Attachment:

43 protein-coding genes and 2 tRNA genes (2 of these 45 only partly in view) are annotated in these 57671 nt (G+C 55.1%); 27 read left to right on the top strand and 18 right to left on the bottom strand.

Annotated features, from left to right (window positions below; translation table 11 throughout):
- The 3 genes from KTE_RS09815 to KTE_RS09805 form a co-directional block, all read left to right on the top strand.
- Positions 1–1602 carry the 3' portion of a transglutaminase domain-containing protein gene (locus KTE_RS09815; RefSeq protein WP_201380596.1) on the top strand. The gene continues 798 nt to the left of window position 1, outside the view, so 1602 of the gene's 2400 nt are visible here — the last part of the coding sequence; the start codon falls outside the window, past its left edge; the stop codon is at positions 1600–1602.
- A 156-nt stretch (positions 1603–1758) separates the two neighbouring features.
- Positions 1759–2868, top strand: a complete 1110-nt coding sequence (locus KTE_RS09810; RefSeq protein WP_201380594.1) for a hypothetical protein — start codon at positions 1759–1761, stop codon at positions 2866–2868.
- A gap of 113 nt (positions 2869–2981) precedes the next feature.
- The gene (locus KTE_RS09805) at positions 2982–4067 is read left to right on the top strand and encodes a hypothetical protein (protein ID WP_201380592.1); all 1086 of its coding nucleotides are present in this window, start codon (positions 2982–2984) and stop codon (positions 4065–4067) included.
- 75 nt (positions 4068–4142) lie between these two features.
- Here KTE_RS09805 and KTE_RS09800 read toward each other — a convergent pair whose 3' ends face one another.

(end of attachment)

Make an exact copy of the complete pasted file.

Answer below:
43 protein-coding genes and 2 tRNA genes (2 of these 45 only partly in view) are annotated in these 57671 nt (G+C 55.1%); 27 read left to right on the top strand and 18 right to left on the bottom strand.

Annotated features, from left to right (window positions below; translation table 11 throughout):
- The 3 genes from KTE_RS09815 to KTE_RS09805 form a co-directional block, all read left to right on the top strand.
- Positions 1–1602 carry the 3' portion of a transglutaminase domain-containing protein gene (locus KTE_RS09815; RefSeq protein WP_201380596.1) on the top strand. The gene continues 798 nt to the left of window position 1, outside the view, so 1602 of the gene's 2400 nt are visible here — the last part of the coding sequence; the start codon falls outside the window, past its left edge; the stop codon is at positions 1600–1602.
- A 156-nt stretch (positions 1603–1758) separates the two neighbouring features.
- Positions 1759–2868, top strand: a complete 1110-nt coding sequence (locus KTE_RS09810; RefSeq protein WP_201380594.1) for a hypothetical protein — start codon at positions 1759–1761, stop codon at positions 2866–2868.
- A gap of 113 nt (positions 2869–2981) precedes the next feature.
- The gene (locus KTE_RS09805) at positions 2982–4067 is read left to right on the top strand and encodes a hypothetical protein (protein ID WP_201380592.1); all 1086 of its coding nucleotides are present in this window, start codon (positions 2982–2984) and stop codon (positions 4065–4067) included.
- 75 nt (positions 4068–4142) lie between these two features.
- Here KTE_RS09805 and KTE_RS09800 read toward each other — a convergent pair whose 3' ends face one another.